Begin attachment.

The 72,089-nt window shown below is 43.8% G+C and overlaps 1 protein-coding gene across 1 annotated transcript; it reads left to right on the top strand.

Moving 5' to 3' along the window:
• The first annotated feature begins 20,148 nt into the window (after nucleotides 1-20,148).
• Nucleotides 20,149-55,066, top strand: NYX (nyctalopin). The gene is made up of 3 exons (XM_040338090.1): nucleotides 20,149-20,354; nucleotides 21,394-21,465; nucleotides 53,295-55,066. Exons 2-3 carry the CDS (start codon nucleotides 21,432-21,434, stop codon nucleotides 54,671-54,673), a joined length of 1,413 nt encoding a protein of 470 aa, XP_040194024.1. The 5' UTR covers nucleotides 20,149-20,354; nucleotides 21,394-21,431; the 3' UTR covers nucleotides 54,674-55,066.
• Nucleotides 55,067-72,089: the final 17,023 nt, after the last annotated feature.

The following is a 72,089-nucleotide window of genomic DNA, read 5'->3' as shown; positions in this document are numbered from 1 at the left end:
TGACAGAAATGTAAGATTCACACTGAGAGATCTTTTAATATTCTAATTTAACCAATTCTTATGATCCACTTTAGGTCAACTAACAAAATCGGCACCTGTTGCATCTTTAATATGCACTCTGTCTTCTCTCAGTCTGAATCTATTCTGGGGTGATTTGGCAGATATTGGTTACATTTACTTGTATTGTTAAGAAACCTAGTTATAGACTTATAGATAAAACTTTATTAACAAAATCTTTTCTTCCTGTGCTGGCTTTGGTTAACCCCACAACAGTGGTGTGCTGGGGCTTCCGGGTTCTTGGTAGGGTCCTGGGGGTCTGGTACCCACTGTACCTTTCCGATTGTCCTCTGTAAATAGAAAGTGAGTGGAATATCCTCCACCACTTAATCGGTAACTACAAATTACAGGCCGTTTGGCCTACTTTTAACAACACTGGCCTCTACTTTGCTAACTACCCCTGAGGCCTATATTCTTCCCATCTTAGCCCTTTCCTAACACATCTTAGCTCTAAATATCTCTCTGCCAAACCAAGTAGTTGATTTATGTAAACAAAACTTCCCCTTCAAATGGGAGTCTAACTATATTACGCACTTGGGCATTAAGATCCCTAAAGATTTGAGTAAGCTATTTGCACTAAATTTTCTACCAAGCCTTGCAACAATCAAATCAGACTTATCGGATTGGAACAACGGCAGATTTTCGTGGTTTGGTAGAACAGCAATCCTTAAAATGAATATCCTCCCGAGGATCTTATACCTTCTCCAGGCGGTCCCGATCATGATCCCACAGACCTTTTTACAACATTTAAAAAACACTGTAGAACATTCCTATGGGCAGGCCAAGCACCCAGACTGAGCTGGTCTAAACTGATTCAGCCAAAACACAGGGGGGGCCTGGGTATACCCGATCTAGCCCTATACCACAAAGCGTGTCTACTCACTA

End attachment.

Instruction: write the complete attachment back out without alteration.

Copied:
The 72,089-nt window shown below is 43.8% G+C and overlaps 1 protein-coding gene across 1 annotated transcript; it reads left to right on the top strand.

Moving 5' to 3' along the window:
• The first annotated feature begins 20,148 nt into the window (after nucleotides 1-20,148).
• Nucleotides 20,149-55,066, top strand: NYX (nyctalopin). The gene is made up of 3 exons (XM_040338090.1): nucleotides 20,149-20,354; nucleotides 21,394-21,465; nucleotides 53,295-55,066. Exons 2-3 carry the CDS (start codon nucleotides 21,432-21,434, stop codon nucleotides 54,671-54,673), a joined length of 1,413 nt encoding a protein of 470 aa, XP_040194024.1. The 5' UTR covers nucleotides 20,149-20,354; nucleotides 21,394-21,431; the 3' UTR covers nucleotides 54,674-55,066.
• Nucleotides 55,067-72,089: the final 17,023 nt, after the last annotated feature.

The following is a 72,089-nucleotide window of genomic DNA, read 5'->3' as shown; positions in this document are numbered from 1 at the left end:
TGACAGAAATGTAAGATTCACACTGAGAGATCTTTTAATATTCTAATTTAACCAATTCTTATGATCCACTTTAGGTCAACTAACAAAATCGGCACCTGTTGCATCTTTAATATGCACTCTGTCTTCTCTCAGTCTGAATCTATTCTGGGGTGATTTGGCAGATATTGGTTACATTTACTTGTATTGTTAAGAAACCTAGTTATAGACTTATAGATAAAACTTTATTAACAAAATCTTTTCTTCCTGTGCTGGCTTTGGTTAACCCCACAACAGTGGTGTGCTGGGGCTTCCGGGTTCTTGGTAGGGTCCTGGGGGTCTGGTACCCACTGTACCTTTCCGATTGTCCTCTGTAAATAGAAAGTGAGTGGAATATCCTCCACCACTTAATCGGTAACTACAAATTACAGGCCGTTTGGCCTACTTTTAACAACACTGGCCTCTACTTTGCTAACTACCCCTGAGGCCTATATTCTTCCCATCTTAGCCCTTTCCTAACACATCTTAGCTCTAAATATCTCTCTGCCAAACCAAGTAGTTGATTTATGTAAACAAAACTTCCCCTTCAAATGGGAGTCTAACTATATTACGCACTTGGGCATTAAGATCCCTAAAGATTTGAGTAAGCTATTTGCACTAAATTTTCTACCAAGCCTTGCAACAATCAAATCAGACTTATCGGATTGGAACAACGGCAGATTTTCGTGGTTTGGTAGAACAGCAATCCTTAAAATGAATATCCTCCCGAGGATCTTATACCTTCTCCAGGCGGTCCCGATCATGATCCCACAGACCTTTTTACAACATTTAAAAAACACTGTAGAACATTCCTATGGGCAGGCCAAGCACCCAGACTGAGCTGGTCTAAACTGATTCAGCCAAAACACAGGGGGGGCCTGGGTATACCCGATCTAGCCCTATACCACAAAGCGTGTCTACTCACTA